Q: My dog is very protective of me, my husband, and my mother. She doesn’t like it when other dogs are around any of us and even got protective when a kid came running at us. How can I break this behavior?
A: Many dogs are protective of their pack members (humans included), not just the “protective” breeds. As pack animals, dogs want someone to be the leader. Most dogs would just assume not fill that role; it’s a lot of work! However, if no one is confidently doing it, every dog will feel the need to step up. What does that mean? If the human members aren’t acting as the leader (confidence is key), the dog will instinctively do it – protecting them from potential “threats.”
One of the best ways to rehabilitate an overprotective dog is socialization. Unfortunately, she can’t just be forced into meeting people and dogs. It’s just as detrimental, though, to keep her locked away. To find the right balance, socialization must be controlled with calm, assertive handling. If, for example, the handler is nervous that she’ll act out when other people or dogs approach, the dog will read that energy and respond accordingly, protecting the handler from the perceived threat. If, however, the handler remains calm and in control, the dog will feel more at ease and will be less likely to respond negatively to the visitor.
The initial interactions must be well-chosen, then. Choose human and canine visitors who will not be nervous or aggressive themselves. The ideal visitors will be aloof to her behavior, helping her understand they aren’t a threat. It’s helpful to have her leashed in the beginning. Calmly praise and reward her for appropriate interactions, and calmly take her out of the situation when her behavior turns.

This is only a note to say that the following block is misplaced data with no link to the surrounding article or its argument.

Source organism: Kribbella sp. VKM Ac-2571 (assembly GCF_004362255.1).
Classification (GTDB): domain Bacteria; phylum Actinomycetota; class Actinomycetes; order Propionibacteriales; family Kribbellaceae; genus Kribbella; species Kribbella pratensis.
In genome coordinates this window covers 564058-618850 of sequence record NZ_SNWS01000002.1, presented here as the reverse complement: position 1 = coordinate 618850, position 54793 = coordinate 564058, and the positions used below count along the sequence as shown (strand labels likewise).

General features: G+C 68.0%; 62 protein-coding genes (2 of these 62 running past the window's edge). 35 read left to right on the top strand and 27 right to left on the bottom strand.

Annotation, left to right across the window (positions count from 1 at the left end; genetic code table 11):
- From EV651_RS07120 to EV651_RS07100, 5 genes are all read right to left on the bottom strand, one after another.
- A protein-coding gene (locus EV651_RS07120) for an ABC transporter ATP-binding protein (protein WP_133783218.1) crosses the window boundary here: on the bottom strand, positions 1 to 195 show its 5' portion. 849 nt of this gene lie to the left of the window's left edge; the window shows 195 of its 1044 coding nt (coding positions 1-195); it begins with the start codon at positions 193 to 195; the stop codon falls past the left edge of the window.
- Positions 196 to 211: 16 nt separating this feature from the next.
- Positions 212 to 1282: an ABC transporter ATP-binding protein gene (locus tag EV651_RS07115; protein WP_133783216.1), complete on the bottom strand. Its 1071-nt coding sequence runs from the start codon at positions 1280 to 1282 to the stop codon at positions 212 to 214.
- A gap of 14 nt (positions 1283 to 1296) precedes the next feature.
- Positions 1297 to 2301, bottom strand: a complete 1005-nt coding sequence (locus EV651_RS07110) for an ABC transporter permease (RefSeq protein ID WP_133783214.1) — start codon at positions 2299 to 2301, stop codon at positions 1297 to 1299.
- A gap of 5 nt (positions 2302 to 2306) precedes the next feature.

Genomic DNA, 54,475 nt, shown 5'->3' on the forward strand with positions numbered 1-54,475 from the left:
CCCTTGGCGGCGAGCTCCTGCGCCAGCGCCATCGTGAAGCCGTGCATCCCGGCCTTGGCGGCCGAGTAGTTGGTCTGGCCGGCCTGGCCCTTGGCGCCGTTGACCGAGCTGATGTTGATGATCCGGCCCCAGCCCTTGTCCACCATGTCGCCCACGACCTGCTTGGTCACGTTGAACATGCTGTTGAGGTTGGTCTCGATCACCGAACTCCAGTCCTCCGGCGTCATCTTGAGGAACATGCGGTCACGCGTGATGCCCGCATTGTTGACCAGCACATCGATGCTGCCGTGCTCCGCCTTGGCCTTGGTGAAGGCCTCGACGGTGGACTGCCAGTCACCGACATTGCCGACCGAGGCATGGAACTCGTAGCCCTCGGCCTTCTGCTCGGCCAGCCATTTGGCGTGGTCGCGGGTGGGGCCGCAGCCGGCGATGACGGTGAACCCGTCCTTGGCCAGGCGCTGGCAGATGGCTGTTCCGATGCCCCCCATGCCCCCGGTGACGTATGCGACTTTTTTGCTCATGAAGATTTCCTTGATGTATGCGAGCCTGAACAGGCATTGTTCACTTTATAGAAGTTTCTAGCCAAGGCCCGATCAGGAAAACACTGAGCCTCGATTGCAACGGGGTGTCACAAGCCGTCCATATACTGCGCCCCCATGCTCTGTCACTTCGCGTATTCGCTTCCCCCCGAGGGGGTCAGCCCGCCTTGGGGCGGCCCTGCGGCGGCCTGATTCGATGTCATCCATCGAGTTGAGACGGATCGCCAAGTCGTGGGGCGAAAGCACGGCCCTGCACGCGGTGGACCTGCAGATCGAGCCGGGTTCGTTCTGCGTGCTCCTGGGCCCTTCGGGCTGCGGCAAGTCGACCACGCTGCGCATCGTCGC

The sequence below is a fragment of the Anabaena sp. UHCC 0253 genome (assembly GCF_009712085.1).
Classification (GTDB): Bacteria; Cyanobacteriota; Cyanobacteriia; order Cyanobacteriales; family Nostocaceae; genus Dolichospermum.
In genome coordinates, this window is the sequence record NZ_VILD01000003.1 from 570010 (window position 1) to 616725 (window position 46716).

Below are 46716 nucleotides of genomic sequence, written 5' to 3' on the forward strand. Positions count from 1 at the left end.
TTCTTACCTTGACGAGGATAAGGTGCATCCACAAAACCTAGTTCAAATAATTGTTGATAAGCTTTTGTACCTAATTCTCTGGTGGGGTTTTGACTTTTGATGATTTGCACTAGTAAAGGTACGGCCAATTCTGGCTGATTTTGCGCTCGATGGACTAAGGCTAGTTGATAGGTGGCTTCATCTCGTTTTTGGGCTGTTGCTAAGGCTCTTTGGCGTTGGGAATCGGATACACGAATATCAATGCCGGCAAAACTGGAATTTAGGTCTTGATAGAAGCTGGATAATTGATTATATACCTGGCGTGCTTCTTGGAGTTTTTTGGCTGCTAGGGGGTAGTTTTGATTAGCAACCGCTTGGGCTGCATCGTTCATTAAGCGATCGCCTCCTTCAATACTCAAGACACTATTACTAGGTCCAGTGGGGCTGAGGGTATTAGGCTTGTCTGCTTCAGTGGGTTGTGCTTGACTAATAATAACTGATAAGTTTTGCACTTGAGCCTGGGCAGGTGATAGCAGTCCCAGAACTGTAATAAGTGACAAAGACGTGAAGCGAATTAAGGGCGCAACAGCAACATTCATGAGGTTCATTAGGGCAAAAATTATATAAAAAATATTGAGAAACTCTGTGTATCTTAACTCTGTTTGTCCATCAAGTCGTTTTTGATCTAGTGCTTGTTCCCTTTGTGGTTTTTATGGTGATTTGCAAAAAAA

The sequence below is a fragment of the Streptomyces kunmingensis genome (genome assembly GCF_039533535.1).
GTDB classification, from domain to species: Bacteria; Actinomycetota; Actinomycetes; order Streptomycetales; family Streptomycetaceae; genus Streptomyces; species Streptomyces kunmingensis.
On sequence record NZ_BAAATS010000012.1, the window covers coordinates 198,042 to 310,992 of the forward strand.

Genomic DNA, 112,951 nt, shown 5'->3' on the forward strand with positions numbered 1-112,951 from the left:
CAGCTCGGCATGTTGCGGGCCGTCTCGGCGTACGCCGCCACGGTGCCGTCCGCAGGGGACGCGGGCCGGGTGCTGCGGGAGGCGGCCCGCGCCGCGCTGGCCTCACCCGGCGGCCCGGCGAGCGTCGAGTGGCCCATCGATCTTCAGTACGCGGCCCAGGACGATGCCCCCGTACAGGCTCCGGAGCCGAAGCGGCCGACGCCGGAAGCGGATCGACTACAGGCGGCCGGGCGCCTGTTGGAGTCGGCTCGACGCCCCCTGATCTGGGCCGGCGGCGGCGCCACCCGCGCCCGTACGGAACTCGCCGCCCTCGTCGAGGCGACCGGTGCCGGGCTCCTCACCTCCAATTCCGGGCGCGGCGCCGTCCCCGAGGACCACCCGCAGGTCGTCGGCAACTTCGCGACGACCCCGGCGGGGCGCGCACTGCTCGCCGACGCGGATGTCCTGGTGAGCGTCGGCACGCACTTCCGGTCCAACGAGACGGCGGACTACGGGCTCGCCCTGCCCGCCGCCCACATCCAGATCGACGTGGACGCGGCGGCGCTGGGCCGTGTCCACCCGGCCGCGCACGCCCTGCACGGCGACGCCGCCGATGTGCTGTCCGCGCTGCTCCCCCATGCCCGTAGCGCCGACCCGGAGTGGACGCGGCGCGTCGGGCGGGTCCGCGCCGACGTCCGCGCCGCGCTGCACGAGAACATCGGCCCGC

One great way to practice these socialization exercises is on a walk. The handler should, of course, be the person in control of the dog (remember to utilize that calm, assertive behavior), but the visitor should accompany you. This puts the dog into a great environment doing something they love, and she has to remain focused on the task at hand. If she acts out with dogs, you can also go for walks with another handler and dog. At first, you may have to walk with some distance between you and the other team. As she gets more comfortable, though, you can move closer together until you’re able to walk together.
It’s also important with this question to mention the fearful dog. Fear is commonly mistaken for overprotective. Be sure to read the dog’s body language. If she’s slinking down, tucking her tail, or drawing her ears back when she’s barking and growling, she probably isn’t overprotective at all. It’s more likely that she is simply scared. Dogs have a natural fight or flight mentality. When they get scared, many dogs will run and hide, attempting to avoid the trigger completely. Some dogs, though, will flip their fight switch on and will bark and growl at the trigger to scare it away. Think of the mailman, for example. When he comes to the door, the dog barks and growls at him, and it works – or at least the dog thinks it does! The mailman walks away. A fearful dog also needs socialization, but the methods are quite different.
by Jodi Hoyt, Hoyt Consulting